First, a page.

Speedway on Schedule to Finish in 2016

Tue October 14, 2014 - Southeast Edition
Brenda Ruggiero

Recently, the main focus has been getting the 20,000 tons (18,143.7 t) of steel for the main structure and stairs in place, according to Len Moser, Barton Malow’s vice president.
Recently, the main focus has been getting the 20,000 tons (18,143.7 t) of steel for the main structure and stairs in place, according to Len Moser, Barton Malow’s vice president.
Recently, the main focus has been getting the 20,000 tons (18,143.7 t) of steel for the main structure and stairs in place, according to Len Moser, Barton Malow’s vice president. A marshalling yard known as Lot 10 was used for bringing steel to the cranes for erection. The $400 million redevelopment of the Daytona International Speedway is moving along nicely toward its January 2016 completion date. Substantial cranes were needed, more for height and reach than for weight, because everything is being done from the back of the stands.


The $400 million redevelopment of the Daytona International Speedway is moving along nicely towards its January 2016 completion date. Known as Daytona Rising, the three-year project will be completed in time for the 2016 Rolex 24 At Daytona and Daytona 500.

According to the project’s Web site, the redevelopment involves five expanded and redesigned entrances, or “injectors,” designed to lead fans to a series of escalators and elevators, transporting them to three different concourse levels. Each level features spacious social areas, or “neighborhoods,” along the nearly mile-long frontstretch.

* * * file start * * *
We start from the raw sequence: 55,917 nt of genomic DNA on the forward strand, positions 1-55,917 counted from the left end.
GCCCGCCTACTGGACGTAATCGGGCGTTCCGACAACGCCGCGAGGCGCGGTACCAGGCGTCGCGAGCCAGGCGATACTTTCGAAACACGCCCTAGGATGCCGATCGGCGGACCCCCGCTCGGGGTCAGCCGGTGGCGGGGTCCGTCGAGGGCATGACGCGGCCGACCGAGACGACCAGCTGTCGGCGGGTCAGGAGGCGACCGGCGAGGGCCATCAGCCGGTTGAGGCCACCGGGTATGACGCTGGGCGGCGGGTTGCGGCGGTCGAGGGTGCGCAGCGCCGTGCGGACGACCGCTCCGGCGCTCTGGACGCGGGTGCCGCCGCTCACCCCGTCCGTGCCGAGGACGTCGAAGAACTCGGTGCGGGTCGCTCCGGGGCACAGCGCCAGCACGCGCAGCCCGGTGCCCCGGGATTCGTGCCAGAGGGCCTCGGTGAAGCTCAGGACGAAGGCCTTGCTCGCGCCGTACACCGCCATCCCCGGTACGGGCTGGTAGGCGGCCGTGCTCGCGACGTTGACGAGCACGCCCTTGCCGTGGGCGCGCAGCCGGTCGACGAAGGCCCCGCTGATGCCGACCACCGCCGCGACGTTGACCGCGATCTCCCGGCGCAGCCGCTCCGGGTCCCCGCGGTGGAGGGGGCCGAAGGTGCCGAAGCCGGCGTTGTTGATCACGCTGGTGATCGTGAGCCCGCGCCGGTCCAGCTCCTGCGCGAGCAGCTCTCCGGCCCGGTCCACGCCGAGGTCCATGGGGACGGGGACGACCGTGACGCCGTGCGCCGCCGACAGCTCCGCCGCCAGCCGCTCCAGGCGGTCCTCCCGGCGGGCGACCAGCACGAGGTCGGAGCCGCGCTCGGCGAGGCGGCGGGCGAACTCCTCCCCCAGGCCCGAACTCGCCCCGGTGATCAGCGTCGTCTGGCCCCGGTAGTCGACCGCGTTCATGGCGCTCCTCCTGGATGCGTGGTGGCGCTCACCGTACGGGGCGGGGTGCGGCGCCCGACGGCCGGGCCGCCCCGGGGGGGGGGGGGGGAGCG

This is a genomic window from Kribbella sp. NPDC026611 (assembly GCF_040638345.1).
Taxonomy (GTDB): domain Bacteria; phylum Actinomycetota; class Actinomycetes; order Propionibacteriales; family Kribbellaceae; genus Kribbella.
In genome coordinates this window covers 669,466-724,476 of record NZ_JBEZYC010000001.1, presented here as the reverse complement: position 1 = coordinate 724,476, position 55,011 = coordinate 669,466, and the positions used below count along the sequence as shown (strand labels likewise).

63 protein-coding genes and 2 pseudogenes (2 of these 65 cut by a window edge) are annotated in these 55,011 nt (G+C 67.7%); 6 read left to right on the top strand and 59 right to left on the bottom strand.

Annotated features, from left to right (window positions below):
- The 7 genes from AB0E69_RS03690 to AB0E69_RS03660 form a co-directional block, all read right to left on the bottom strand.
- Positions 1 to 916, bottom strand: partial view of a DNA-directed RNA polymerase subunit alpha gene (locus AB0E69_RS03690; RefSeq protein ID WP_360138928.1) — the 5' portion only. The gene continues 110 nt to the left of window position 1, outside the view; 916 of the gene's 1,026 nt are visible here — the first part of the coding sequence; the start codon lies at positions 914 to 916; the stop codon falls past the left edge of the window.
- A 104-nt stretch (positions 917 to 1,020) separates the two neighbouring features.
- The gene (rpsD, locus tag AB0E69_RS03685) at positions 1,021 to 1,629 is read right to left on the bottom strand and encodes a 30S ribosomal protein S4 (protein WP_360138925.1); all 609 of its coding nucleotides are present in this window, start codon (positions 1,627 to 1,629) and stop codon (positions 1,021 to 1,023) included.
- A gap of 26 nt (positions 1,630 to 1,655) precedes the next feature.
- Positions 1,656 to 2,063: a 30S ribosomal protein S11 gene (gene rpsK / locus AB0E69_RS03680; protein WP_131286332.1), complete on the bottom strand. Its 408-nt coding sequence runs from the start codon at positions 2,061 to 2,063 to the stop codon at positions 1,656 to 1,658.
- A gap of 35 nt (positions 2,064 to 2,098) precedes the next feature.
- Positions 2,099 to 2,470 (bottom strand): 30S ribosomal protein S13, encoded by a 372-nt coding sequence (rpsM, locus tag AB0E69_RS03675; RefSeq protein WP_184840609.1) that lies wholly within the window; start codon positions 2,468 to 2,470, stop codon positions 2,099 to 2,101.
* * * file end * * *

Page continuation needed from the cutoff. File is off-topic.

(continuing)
At the conclusion of the redevelopment, Daytona International Speedway will have approximately 101,000 permanent, wider and more comfortable seats, twice as many restrooms, and three times as many concession stands. In addition, the Speedway will feature more than 60 luxury suites with track side views and a completely revamped hospitality experience for corporate guests.

Toyota recently became the first founding partner of the project. Barton Malow of Orlando, Fla., is the design-builder of the project, and architectural design and planning firm Rossetti serves as the design partner.

Recently, the main focus has been getting the 20,000 tons (18,143.7 t) of steel for the main structure and stairs in place, according to Len Moser, Barton Malow’s vice president.

“Our focus in terms of schedule and everything has been getting that steel in place,” Moser said. “We’ve had probably 12 to 15 cranes on site at one time, and we’ll be finishing up sometime in October. Basically, what we’re doing is building behind the existing grandstands, and then we’re removing the existing Sprint Tower, which is where the suites are and the race operations — that whole building that exists up there today, after the 2015 Daytona 500 in February, we’ll demolish that in total in large pieces. We’ll demo that whole tower and rebuild it in place — bigger, stronger and faster, if you will — before 2016 Budweiser Speedweeks. So we’ve got about nine months of demolish and construct, and that will then house the new suites and race operations — all the hospitality functions.”

Moser explained that the structures will be approximately 1,540 ft. (469.4 m) high at the maximum. They will be about the same height as the existing Sprint Tower, but will be longer on each end. The largest trusses span about 30 ft. (9.1 m), and some of the anchor bolts are 7 ft. (2.1 m) long and 2.25 in. (5.7 cm) in diameter.

“When you get an assembly of those bolts together — a few thousand pounds of just anchor bolts — it’s quite an undertaking to get those set,” Moser said.

A large majority of the steel is galvanized. The steel was fabricated fab shops in Georgia and Alabama, and most of it was galvanized just south of Atlanta.